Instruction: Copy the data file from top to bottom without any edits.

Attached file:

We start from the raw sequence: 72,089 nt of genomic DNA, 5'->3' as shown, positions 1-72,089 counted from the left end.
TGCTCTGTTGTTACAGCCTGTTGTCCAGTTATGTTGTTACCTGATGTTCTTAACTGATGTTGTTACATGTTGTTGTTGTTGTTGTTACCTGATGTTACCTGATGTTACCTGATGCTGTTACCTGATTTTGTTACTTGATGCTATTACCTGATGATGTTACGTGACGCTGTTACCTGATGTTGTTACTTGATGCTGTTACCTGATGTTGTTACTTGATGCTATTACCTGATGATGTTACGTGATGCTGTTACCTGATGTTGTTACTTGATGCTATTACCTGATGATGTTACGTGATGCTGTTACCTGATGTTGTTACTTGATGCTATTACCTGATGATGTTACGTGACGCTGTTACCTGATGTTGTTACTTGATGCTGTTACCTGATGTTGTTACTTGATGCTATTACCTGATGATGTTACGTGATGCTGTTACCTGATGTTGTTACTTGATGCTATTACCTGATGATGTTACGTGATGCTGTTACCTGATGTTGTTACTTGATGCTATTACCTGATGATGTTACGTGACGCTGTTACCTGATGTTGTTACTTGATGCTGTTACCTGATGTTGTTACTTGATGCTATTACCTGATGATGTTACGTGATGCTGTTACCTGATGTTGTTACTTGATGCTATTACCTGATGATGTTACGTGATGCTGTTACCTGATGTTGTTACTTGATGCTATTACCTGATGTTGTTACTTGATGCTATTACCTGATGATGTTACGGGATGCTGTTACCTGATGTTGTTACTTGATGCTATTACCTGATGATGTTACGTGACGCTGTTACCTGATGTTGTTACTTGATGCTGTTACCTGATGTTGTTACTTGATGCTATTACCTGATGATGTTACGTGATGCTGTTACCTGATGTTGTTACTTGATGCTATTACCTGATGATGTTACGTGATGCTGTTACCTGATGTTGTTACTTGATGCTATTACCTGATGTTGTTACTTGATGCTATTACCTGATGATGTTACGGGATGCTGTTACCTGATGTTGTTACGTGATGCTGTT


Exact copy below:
We start from the raw sequence: 72,089 nt of genomic DNA, 5'->3' as shown, positions 1-72,089 counted from the left end.
TGCTCTGTTGTTACAGCCTGTTGTCCAGTTATGTTGTTACCTGATGTTCTTAACTGATGTTGTTACATGTTGTTGTTGTTGTTGTTACCTGATGTTACCTGATGTTACCTGATGCTGTTACCTGATTTTGTTACTTGATGCTATTACCTGATGATGTTACGTGACGCTGTTACCTGATGTTGTTACTTGATGCTGTTACCTGATGTTGTTACTTGATGCTATTACCTGATGATGTTACGTGATGCTGTTACCTGATGTTGTTACTTGATGCTATTACCTGATGATGTTACGTGATGCTGTTACCTGATGTTGTTACTTGATGCTATTACCTGATGATGTTACGTGACGCTGTTACCTGATGTTGTTACTTGATGCTGTTACCTGATGTTGTTACTTGATGCTATTACCTGATGATGTTACGTGATGCTGTTACCTGATGTTGTTACTTGATGCTATTACCTGATGATGTTACGTGATGCTGTTACCTGATGTTGTTACTTGATGCTATTACCTGATGATGTTACGTGACGCTGTTACCTGATGTTGTTACTTGATGCTGTTACCTGATGTTGTTACTTGATGCTATTACCTGATGATGTTACGTGATGCTGTTACCTGATGTTGTTACTTGATGCTATTACCTGATGATGTTACGTGATGCTGTTACCTGATGTTGTTACTTGATGCTATTACCTGATGTTGTTACTTGATGCTATTACCTGATGATGTTACGGGATGCTGTTACCTGATGTTGTTACTTGATGCTATTACCTGATGATGTTACGTGACGCTGTTACCTGATGTTGTTACTTGATGCTGTTACCTGATGTTGTTACTTGATGCTATTACCTGATGATGTTACGTGATGCTGTTACCTGATGTTGTTACTTGATGCTATTACCTGATGATGTTACGTGATGCTGTTACCTGATGTTGTTACTTGATGCTATTACCTGATGTTGTTACTTGATGCTATTACCTGATGATGTTACGGGATGCTGTTACCTGATGTTGTTACGTGATGCTGTT